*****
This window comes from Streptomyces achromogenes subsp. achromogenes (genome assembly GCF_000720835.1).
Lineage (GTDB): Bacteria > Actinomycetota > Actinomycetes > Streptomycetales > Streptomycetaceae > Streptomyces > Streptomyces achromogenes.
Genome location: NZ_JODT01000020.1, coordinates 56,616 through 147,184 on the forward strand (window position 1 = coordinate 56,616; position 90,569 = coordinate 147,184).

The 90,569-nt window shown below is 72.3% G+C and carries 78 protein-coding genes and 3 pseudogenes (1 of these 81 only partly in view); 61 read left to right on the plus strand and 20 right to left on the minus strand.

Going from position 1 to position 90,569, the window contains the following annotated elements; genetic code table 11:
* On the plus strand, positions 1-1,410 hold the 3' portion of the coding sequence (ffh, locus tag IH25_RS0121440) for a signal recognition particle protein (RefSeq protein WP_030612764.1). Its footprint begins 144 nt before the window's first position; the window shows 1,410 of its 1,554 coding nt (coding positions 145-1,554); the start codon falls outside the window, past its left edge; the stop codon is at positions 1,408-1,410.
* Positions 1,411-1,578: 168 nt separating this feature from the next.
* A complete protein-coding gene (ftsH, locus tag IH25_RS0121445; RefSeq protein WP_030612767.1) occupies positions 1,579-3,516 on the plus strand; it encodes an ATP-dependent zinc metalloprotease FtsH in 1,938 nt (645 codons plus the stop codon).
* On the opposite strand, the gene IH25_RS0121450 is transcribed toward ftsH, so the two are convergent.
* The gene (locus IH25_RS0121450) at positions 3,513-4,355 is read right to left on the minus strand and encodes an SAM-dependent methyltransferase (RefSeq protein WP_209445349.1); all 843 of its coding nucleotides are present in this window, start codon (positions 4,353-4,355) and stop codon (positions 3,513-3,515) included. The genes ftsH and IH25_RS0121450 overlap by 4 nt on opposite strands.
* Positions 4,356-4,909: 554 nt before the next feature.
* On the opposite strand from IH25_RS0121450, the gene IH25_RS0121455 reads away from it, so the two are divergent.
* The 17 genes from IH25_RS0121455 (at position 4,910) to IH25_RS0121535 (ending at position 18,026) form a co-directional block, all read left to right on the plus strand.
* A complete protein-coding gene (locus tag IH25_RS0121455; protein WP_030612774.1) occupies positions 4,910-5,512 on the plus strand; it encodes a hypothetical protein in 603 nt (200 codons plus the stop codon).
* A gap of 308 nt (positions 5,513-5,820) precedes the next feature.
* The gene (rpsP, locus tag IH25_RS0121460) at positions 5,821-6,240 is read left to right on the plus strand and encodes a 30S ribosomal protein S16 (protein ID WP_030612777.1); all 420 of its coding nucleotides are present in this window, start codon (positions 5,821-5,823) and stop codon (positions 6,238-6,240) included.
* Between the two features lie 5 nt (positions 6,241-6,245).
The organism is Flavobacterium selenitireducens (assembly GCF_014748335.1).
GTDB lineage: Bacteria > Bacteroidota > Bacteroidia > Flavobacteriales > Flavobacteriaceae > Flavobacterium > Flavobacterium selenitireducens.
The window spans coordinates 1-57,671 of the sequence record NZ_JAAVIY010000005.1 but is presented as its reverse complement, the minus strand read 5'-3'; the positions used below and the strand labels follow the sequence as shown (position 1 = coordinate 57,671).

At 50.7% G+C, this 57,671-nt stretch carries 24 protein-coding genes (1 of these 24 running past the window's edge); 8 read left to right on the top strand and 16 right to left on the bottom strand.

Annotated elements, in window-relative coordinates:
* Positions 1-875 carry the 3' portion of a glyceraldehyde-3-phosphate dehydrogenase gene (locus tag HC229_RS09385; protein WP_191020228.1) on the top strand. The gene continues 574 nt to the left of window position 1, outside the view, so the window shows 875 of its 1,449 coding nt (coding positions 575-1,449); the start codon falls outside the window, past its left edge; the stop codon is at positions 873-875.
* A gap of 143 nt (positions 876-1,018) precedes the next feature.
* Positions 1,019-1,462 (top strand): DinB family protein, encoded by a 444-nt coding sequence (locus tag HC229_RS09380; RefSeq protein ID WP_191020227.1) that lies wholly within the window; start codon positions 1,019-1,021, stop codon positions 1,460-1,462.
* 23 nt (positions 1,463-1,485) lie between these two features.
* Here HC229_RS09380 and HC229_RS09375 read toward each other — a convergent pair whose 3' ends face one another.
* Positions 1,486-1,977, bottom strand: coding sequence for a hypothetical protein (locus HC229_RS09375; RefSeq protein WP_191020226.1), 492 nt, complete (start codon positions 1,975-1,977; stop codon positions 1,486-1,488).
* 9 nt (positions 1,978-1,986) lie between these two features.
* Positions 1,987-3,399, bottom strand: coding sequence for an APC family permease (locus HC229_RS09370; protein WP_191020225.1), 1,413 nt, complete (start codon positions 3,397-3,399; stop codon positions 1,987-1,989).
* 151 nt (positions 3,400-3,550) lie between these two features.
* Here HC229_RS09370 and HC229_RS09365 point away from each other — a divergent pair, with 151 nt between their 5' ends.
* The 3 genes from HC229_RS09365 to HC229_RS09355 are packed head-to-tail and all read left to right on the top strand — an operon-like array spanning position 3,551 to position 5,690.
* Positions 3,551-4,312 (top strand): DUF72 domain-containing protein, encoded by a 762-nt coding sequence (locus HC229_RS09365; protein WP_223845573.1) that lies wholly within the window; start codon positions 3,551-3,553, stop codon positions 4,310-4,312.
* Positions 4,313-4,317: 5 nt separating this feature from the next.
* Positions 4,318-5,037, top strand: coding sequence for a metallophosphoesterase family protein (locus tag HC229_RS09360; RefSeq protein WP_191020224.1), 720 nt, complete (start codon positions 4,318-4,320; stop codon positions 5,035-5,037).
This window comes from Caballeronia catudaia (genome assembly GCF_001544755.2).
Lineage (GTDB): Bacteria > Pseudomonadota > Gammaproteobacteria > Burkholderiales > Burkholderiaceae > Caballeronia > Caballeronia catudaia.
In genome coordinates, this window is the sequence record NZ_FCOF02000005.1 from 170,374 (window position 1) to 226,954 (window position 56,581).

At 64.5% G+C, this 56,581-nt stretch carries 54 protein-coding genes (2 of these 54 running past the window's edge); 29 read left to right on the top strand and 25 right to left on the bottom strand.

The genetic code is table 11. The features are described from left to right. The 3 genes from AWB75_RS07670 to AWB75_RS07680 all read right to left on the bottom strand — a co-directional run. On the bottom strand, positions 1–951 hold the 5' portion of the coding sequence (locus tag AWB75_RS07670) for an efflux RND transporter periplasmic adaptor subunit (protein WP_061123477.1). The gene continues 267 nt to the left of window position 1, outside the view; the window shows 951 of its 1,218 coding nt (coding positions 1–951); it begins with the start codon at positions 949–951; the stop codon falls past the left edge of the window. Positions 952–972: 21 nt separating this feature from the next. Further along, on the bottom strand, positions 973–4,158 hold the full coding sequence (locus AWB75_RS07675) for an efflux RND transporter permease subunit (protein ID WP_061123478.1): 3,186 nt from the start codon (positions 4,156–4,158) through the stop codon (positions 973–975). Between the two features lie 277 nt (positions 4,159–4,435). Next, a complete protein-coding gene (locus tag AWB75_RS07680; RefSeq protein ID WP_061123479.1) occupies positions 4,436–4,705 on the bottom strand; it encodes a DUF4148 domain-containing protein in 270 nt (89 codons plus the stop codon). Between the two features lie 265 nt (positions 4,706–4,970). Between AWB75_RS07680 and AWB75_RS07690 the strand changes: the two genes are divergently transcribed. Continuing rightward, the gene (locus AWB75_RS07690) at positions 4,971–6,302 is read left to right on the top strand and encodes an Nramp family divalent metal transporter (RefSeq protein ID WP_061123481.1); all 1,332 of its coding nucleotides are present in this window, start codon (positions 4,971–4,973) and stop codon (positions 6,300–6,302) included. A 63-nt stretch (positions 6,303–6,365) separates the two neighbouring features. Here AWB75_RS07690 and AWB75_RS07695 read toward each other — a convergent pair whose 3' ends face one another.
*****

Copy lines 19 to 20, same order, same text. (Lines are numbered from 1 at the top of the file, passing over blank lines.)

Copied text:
GTDB lineage: Bacteria > Bacteroidota > Bacteroidia > Flavobacteriales > Flavobacteriaceae > Flavobacterium > Flavobacterium selenitireducens.
The window spans coordinates 1-57,671 of the sequence record NZ_JAAVIY010000005.1 but is presented as its reverse complement, the minus strand read 5'-3'; the positions used below and the strand labels follow the sequence as shown (position 1 = coordinate 57,671).